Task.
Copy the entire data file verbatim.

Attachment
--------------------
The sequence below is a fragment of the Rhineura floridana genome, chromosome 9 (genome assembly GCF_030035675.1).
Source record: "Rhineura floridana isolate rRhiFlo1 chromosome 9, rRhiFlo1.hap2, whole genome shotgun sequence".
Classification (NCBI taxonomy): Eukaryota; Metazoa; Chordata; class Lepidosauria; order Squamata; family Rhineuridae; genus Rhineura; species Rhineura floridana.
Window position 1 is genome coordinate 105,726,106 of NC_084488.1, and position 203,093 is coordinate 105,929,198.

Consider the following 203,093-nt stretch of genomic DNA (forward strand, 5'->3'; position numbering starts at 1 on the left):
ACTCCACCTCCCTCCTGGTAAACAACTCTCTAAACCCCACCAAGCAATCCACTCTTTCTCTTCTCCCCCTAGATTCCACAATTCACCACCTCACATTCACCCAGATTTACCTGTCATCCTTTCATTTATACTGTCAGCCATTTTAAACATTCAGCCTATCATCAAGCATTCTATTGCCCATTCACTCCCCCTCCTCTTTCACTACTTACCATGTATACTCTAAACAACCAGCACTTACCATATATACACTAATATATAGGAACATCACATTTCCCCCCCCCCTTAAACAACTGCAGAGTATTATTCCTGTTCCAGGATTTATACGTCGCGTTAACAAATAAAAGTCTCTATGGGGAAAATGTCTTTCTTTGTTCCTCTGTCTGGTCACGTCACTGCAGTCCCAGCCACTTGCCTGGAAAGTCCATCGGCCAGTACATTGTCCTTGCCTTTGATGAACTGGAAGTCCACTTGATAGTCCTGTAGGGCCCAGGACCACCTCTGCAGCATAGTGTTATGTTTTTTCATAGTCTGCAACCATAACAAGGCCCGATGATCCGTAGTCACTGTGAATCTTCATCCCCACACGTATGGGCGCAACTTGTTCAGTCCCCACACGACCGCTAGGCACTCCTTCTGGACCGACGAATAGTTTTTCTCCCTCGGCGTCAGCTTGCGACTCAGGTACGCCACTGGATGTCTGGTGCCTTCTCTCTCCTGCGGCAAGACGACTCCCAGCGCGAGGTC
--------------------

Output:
The sequence below is a fragment of the Rhineura floridana genome, chromosome 9 (genome assembly GCF_030035675.1).
Source record: "Rhineura floridana isolate rRhiFlo1 chromosome 9, rRhiFlo1.hap2, whole genome shotgun sequence".
Classification (NCBI taxonomy): Eukaryota; Metazoa; Chordata; class Lepidosauria; order Squamata; family Rhineuridae; genus Rhineura; species Rhineura floridana.
Window position 1 is genome coordinate 105,726,106 of NC_084488.1, and position 203,093 is coordinate 105,929,198.

Consider the following 203,093-nt stretch of genomic DNA (forward strand, 5'->3'; position numbering starts at 1 on the left):
ACTCCACCTCCCTCCTGGTAAACAACTCTCTAAACCCCACCAAGCAATCCACTCTTTCTCTTCTCCCCCTAGATTCCACAATTCACCACCTCACATTCACCCAGATTTACCTGTCATCCTTTCATTTATACTGTCAGCCATTTTAAACATTCAGCCTATCATCAAGCATTCTATTGCCCATTCACTCCCCCTCCTCTTTCACTACTTACCATGTATACTCTAAACAACCAGCACTTACCATATATACACTAATATATAGGAACATCACATTTCCCCCCCCCCTTAAACAACTGCAGAGTATTATTCCTGTTCCAGGATTTATACGTCGCGTTAACAAATAAAAGTCTCTATGGGGAAAATGTCTTTCTTTGTTCCTCTGTCTGGTCACGTCACTGCAGTCCCAGCCACTTGCCTGGAAAGTCCATCGGCCAGTACATTGTCCTTGCCTTTGATGAACTGGAAGTCCACTTGATAGTCCTGTAGGGCCCAGGACCACCTCTGCAGCATAGTGTTATGTTTTTTCATAGTCTGCAACCATAACAAGGCCCGATGATCCGTAGTCACTGTGAATCTTCATCCCCACACGTATGGGCGCAACTTGTTCAGTCCCCACACGACCGCTAGGCACTCCTTCTGGACCGACGAATAGTTTTTCTCCCTCGGCGTCAGCTTGCGACTCAGGTACGCCACTGGATGTCTGGTGCCTTCTCTCTCCTGCGGCAAGACGACTCCCAGCGCGAGGTC